This blog post was originally posted on January 14, 2015.
A hot issue for both Oregon and Washington in 2015 will be whether to somehow combine the medical and adult-use cannabis regimes, or to get rid of medical marijuana entirely. Supporters of doing away with medical marijuana largely rely on the disconnect between a heavily regulated and taxed recreational cannabis market vs. an unregulated and virtually un-taxed medical cannabis market. Proponents of medical marijuana point to the fact that, for patients, cannabis is medicine that should be easily accessible to those who need it. They ask: why would we tax this one form of medicine and not all others? The big question is how do we move forward with the two markets without negative impact on patients who legitimately obtain their low-cost cannabis through legitimate means? Recently, Washington legislatures have proposed solutions.
Senator Ann Rivers has proposed legislation which supports the medical system remaining intact and separate from the recreational system, but with some major modifications. Rivers proposes Washington only allow medical marijuana providers to sell concentrates and oils, and not dried bud.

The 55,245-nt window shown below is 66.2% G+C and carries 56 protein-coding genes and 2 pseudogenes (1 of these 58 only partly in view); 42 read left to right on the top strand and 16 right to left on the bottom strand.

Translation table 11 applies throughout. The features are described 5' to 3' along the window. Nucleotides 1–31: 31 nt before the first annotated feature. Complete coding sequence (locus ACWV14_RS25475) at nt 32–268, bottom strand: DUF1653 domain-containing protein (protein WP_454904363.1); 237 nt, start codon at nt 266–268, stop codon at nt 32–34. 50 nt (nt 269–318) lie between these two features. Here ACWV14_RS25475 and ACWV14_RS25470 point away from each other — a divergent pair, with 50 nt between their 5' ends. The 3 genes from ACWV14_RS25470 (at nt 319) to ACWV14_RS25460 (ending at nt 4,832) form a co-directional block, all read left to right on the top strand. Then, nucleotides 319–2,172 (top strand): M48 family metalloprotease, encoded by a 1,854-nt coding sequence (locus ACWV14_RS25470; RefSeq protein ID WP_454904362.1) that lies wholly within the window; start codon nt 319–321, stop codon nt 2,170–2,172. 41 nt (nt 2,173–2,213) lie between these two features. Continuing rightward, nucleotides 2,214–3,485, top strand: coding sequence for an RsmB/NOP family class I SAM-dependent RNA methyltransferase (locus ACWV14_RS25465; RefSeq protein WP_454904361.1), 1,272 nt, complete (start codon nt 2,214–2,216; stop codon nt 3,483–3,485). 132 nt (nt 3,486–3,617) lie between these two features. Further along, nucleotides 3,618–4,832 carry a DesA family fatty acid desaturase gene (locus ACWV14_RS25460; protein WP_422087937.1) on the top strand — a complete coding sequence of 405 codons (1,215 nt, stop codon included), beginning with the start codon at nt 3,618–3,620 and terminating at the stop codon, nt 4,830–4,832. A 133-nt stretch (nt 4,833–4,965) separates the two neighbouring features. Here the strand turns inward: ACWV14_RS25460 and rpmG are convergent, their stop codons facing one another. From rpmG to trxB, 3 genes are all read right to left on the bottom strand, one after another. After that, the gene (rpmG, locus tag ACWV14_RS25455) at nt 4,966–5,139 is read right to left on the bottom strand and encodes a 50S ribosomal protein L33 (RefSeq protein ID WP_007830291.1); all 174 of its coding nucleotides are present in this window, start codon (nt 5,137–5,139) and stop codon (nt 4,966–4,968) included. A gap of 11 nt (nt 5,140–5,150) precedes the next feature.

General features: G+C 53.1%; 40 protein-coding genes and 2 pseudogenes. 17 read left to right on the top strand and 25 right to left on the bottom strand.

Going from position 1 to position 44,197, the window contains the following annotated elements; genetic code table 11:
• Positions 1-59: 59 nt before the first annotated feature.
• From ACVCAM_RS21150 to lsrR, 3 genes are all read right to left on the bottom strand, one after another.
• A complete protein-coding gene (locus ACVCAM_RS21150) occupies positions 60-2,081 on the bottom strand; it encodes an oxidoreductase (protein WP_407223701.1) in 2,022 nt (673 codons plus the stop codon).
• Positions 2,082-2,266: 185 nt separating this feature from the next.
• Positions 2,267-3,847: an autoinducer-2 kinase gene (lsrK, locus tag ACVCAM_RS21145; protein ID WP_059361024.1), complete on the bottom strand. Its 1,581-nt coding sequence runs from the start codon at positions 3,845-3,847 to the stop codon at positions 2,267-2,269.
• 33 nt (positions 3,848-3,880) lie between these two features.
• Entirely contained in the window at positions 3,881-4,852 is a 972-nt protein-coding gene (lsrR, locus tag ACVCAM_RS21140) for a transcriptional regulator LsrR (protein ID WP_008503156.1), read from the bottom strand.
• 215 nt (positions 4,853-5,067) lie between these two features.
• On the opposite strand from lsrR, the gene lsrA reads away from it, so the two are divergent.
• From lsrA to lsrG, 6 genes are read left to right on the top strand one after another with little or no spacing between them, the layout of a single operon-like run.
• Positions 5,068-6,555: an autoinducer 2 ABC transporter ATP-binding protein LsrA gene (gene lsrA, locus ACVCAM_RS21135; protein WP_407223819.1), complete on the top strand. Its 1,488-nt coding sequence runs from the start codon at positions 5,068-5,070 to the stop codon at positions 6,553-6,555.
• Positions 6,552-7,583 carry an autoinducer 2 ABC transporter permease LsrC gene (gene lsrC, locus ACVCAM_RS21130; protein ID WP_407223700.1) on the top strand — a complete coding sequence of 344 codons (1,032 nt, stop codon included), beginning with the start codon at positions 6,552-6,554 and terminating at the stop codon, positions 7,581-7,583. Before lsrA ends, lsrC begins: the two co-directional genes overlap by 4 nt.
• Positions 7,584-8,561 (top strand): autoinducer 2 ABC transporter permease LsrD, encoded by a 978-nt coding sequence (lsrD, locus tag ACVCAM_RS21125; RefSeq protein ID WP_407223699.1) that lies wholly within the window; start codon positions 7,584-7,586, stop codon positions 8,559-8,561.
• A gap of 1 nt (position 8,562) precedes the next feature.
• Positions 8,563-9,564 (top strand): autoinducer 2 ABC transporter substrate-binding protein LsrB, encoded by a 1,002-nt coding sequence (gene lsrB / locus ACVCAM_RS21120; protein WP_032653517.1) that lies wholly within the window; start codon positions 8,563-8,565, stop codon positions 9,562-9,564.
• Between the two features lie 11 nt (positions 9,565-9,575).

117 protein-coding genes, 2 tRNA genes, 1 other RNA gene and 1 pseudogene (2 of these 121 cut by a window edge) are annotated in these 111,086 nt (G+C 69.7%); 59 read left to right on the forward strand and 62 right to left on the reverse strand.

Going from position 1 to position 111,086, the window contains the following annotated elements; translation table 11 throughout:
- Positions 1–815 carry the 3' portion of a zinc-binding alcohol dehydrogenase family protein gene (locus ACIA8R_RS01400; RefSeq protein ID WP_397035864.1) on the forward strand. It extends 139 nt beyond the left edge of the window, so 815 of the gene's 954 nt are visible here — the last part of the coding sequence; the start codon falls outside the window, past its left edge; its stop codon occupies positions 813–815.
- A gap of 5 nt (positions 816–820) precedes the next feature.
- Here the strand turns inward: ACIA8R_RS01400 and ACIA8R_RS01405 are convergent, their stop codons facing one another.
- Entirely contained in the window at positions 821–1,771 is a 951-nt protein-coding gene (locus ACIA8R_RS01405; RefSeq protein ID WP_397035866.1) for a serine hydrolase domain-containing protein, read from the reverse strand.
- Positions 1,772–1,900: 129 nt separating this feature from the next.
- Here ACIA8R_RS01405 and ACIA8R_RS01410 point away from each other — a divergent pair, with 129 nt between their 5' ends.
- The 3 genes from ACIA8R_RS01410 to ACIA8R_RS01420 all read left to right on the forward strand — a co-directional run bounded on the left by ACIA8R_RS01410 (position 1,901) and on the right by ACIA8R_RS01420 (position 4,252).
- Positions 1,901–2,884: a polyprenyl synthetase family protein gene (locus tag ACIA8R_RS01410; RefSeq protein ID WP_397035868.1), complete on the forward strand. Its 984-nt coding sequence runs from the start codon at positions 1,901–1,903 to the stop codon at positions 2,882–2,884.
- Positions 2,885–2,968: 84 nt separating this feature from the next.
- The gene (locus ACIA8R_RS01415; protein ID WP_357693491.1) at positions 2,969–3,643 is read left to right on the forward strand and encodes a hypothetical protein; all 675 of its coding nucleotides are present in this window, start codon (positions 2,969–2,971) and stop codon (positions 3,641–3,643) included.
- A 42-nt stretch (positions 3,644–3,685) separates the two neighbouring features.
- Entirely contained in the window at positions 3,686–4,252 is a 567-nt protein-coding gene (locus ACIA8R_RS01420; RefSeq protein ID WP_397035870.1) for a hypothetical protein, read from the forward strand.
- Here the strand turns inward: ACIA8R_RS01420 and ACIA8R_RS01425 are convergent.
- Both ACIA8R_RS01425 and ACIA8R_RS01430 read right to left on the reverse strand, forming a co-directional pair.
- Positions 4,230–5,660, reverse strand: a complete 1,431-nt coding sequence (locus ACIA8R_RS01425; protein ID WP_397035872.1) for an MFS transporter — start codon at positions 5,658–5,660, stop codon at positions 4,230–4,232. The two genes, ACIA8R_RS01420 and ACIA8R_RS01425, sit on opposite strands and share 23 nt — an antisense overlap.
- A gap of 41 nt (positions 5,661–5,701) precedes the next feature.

Senator Jeanne Kohl-Welles on the other hand, has proposed legislation that combines the medical and recreational systems, and ultimately adopts a combined single system. The medical marijuana system would be folded into the state’s regulated recreational marijuana system. This legislation proposes to provide certain tax breaks for patients who seek medical cannabis.
So, what could we expect from Oregon? There have been rumors in Oregon that a singular system may be adopted. However, this is pure speculation based on initial reactions by the Oregon legislature. Oregon's measure 91 does not reference Oregon's medical marijuana framework at all. All we can do is wait to see what the OLCC and legislature decide to do.
Every legal issue is very unique. Accordingly, the information in this blog is intended as general education material and not as legal advice. If you think you may have a legal issue you should consult an attorney.